Social services directors have written to NHS chief executive, Sir Nigel Crisp, pointing out that there is no structure for engaging social care services in the National Programme for IT (NPfIT). The letter said that social care input had been sought only on an ad hoc basis. 

David Johnstone, Director of Social Services for Devon, told a conference on the development of the NHS Care Records Service (NCRS) last week that a response was still awaited. He said the Department of Health had said something was being drafted "and it had a positive overtone"

In a wide ranging presentation on the contribution of social care IM&T to the development of an integrated care records service, Johnstone emphasised that he was very committed to modernisation.  However, he was critical of the NHS’s approach.

"The failure, if it occurs, will be due to this strategy, to the top-down approach.  I think the principles are correct and the aims and objectives are correct, but the process is flawed," he told the conference.

In correspondence with E-Health Insider after the conference Johnstone said that the letter had been sent from Andrew Cousins, the current President of ADSS.

"We have concern over a number of issues in relation to the NHS National Policy for IT in that it would appear to demonstrate little recognition that there is a social care information world and that it is essential for the NPfIT to interface with that world – for the benefit of NPfIT," he said.

Johnstone added: "My personal observation (not one which might be shared by ADSS and not an official position of ADSS) is that there is a dismissive and patronising view of social care information, despite the fact that our systems are already people-centred and capable of delivering a high proportion of the functionality of patient-centred health records as described in the Integrated Care Record Service [the predecessor version of the NCRS]. We have had these systems in place for over a decade in most social service departments.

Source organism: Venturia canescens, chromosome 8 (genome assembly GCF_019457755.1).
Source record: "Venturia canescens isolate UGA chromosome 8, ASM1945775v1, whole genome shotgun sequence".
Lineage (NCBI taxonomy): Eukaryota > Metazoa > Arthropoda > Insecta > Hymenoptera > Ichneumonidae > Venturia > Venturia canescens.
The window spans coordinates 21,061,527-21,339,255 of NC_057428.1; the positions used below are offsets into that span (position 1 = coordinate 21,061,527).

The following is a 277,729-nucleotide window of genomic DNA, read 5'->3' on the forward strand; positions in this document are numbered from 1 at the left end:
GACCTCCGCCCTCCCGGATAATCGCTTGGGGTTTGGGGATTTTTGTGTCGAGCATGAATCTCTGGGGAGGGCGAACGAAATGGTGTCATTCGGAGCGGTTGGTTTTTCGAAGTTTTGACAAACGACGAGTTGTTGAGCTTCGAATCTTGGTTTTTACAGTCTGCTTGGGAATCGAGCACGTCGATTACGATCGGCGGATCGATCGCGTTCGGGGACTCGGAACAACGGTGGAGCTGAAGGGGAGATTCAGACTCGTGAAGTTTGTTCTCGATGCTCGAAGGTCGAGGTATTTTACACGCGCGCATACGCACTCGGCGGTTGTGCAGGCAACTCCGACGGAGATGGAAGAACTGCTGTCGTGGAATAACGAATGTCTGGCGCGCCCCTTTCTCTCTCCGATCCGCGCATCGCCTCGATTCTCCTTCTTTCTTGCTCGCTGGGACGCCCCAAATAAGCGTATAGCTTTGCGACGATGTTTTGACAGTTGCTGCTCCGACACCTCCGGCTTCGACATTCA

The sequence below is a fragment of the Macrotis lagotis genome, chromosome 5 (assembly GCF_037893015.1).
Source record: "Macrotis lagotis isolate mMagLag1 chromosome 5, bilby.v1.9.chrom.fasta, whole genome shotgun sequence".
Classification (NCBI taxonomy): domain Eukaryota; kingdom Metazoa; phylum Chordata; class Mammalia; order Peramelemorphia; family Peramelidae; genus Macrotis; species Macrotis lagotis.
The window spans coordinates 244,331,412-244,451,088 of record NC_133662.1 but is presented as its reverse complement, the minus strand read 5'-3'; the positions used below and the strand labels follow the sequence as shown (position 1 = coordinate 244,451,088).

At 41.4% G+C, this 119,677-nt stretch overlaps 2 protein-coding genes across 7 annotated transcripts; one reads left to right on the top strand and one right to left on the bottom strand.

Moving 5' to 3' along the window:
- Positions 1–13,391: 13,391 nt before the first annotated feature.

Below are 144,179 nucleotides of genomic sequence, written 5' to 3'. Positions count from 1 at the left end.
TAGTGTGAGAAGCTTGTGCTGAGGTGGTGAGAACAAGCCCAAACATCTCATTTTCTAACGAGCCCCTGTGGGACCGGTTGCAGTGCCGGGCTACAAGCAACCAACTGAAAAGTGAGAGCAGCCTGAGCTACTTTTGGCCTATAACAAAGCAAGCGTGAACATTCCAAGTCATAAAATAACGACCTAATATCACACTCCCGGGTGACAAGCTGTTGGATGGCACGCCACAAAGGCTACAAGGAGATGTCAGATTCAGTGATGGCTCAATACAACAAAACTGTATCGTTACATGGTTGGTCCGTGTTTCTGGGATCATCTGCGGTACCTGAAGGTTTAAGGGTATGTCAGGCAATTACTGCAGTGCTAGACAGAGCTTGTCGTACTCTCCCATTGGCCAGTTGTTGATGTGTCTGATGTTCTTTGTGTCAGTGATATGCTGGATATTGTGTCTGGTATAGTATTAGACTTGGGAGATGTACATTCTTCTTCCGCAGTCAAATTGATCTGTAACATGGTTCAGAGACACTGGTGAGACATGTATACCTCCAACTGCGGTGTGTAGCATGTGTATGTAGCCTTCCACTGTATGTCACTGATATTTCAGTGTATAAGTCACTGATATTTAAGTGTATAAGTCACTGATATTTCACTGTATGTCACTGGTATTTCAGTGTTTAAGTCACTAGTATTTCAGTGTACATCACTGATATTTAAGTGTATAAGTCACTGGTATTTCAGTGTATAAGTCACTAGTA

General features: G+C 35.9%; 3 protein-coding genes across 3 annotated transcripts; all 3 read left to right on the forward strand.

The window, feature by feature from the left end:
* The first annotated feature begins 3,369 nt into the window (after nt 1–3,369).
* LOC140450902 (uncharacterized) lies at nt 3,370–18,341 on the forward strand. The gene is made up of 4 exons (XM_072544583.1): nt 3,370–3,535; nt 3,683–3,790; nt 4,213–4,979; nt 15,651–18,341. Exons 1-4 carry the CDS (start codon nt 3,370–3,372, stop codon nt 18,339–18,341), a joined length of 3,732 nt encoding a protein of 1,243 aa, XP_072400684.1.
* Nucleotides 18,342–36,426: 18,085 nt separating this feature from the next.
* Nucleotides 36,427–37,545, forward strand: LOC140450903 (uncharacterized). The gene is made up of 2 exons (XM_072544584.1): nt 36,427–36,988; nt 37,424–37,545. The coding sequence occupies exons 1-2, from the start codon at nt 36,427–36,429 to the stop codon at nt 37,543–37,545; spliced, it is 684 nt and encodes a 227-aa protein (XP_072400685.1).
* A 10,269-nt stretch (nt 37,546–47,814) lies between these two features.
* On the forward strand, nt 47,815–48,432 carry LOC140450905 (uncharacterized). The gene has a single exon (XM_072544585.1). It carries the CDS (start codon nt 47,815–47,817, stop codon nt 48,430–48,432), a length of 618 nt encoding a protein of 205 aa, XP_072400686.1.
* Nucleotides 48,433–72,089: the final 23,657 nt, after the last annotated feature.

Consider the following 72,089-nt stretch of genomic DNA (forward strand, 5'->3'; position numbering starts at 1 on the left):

"My experience of working with NHS on collaborative projects requiring computer-based infrastructure is of stepping back 10 years in time in terms of systems, access to hardware and culture.  The NPfIT and the thrust of NCRS – no longer Integrated Care Record Service – is dangerously inward looking and at odds with the principles of integration, modernisation and most important of all being person-centred.

"I wonder what contact, if any, social care is going to have with the LSPs, or are LSPs going to go blundering up the NPfIT version of the lost world oblivious to the wider world, dropping billions of pounds of taxpayers’ money in their trail?"

Social care is usually at the top of the list of public services with which the NHS needs to share information effectively.  In his conference presentation, Johnstone described examples of joint working in Devon which have reduced hospital stays – a critical issue now that local authorities face fines if hospitals are forced to keep patients for longer than necessary. Child protection is another area in which information sharing is seen as vital.

He listed several successful implementation requirements including:


  • Joint development of NCRS with the electronic social care record – starting now

  • Focus on whole population/whole system

  • Integration of top down national strategy with bottom up health and social  care development

  • Joint health and social care development strategy for IM&T.